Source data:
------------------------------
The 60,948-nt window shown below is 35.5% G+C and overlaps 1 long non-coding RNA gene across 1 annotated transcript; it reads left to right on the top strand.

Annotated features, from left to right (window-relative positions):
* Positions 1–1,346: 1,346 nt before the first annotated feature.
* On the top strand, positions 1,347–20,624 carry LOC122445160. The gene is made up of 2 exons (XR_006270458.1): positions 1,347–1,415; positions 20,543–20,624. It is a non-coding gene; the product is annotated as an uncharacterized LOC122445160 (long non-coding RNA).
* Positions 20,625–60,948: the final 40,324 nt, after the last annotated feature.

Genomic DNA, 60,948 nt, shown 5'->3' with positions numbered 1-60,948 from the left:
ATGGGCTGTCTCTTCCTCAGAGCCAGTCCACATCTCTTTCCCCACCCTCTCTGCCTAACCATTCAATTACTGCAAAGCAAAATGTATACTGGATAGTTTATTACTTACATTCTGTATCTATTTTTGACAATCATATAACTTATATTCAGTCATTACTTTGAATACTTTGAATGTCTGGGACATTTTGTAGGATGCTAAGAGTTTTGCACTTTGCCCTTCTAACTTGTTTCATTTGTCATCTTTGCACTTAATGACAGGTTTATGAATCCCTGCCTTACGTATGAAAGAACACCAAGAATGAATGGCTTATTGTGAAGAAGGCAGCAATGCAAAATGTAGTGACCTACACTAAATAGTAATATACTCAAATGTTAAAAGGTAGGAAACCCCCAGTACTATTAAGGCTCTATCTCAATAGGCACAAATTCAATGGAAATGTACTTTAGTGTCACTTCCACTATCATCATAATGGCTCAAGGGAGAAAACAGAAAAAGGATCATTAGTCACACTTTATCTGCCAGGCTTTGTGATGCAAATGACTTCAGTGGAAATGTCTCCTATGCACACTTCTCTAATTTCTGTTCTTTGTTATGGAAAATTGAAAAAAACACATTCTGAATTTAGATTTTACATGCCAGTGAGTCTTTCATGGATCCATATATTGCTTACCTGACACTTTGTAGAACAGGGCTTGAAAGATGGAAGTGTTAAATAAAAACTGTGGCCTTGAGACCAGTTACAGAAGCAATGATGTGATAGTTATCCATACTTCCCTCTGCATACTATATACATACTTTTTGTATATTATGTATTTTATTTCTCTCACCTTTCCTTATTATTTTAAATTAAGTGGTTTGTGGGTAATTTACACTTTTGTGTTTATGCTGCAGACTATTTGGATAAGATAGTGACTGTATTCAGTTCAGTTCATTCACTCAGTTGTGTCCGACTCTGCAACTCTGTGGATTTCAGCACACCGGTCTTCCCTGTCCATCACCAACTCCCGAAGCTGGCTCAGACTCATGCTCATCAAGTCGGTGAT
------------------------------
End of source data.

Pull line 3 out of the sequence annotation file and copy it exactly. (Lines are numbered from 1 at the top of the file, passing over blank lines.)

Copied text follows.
* Positions 1–1,346: 1,346 nt before the first annotated feature.